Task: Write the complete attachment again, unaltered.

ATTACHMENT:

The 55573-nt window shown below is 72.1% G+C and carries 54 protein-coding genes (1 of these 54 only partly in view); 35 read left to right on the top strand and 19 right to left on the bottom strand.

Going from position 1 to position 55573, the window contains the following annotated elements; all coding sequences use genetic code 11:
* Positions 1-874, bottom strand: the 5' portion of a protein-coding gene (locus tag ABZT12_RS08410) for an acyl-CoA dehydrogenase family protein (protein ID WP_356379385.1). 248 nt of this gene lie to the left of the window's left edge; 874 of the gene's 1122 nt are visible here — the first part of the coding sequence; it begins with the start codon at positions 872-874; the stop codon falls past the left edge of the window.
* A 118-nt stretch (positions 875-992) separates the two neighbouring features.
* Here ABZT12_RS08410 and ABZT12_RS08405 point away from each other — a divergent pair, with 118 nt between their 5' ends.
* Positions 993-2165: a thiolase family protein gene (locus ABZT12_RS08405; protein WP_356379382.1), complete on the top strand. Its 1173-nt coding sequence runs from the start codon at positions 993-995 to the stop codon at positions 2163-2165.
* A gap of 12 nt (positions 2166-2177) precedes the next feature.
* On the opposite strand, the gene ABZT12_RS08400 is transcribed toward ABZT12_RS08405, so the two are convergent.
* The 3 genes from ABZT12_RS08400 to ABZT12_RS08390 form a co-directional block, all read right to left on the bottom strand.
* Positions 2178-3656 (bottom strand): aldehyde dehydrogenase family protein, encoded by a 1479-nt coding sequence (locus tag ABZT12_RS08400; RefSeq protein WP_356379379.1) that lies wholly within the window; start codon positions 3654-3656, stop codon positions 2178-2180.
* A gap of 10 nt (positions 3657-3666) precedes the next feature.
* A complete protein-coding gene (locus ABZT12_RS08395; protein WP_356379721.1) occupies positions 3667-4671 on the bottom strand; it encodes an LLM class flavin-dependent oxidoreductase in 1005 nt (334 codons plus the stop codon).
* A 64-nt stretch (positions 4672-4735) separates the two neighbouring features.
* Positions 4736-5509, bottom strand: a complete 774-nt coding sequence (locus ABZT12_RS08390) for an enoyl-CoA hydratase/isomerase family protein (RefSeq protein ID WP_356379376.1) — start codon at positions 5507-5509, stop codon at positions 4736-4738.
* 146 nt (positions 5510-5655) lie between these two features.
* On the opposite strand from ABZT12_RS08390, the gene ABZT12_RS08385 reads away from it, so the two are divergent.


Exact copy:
The 55573-nt window shown below is 72.1% G+C and carries 54 protein-coding genes (1 of these 54 only partly in view); 35 read left to right on the top strand and 19 right to left on the bottom strand.

Going from position 1 to position 55573, the window contains the following annotated elements; all coding sequences use genetic code 11:
* Positions 1-874, bottom strand: the 5' portion of a protein-coding gene (locus tag ABZT12_RS08410) for an acyl-CoA dehydrogenase family protein (protein ID WP_356379385.1). 248 nt of this gene lie to the left of the window's left edge; 874 of the gene's 1122 nt are visible here — the first part of the coding sequence; it begins with the start codon at positions 872-874; the stop codon falls past the left edge of the window.
* A 118-nt stretch (positions 875-992) separates the two neighbouring features.
* Here ABZT12_RS08410 and ABZT12_RS08405 point away from each other — a divergent pair, with 118 nt between their 5' ends.
* Positions 993-2165: a thiolase family protein gene (locus ABZT12_RS08405; protein WP_356379382.1), complete on the top strand. Its 1173-nt coding sequence runs from the start codon at positions 993-995 to the stop codon at positions 2163-2165.
* A gap of 12 nt (positions 2166-2177) precedes the next feature.
* On the opposite strand, the gene ABZT12_RS08400 is transcribed toward ABZT12_RS08405, so the two are convergent.
* The 3 genes from ABZT12_RS08400 to ABZT12_RS08390 form a co-directional block, all read right to left on the bottom strand.
* Positions 2178-3656 (bottom strand): aldehyde dehydrogenase family protein, encoded by a 1479-nt coding sequence (locus tag ABZT12_RS08400; RefSeq protein WP_356379379.1) that lies wholly within the window; start codon positions 3654-3656, stop codon positions 2178-2180.
* A gap of 10 nt (positions 3657-3666) precedes the next feature.
* A complete protein-coding gene (locus ABZT12_RS08395; protein WP_356379721.1) occupies positions 3667-4671 on the bottom strand; it encodes an LLM class flavin-dependent oxidoreductase in 1005 nt (334 codons plus the stop codon).
* A 64-nt stretch (positions 4672-4735) separates the two neighbouring features.
* Positions 4736-5509, bottom strand: a complete 774-nt coding sequence (locus ABZT12_RS08390) for an enoyl-CoA hydratase/isomerase family protein (RefSeq protein ID WP_356379376.1) — start codon at positions 5507-5509, stop codon at positions 4736-4738.
* 146 nt (positions 5510-5655) lie between these two features.
* On the opposite strand from ABZT12_RS08390, the gene ABZT12_RS08385 reads away from it, so the two are divergent.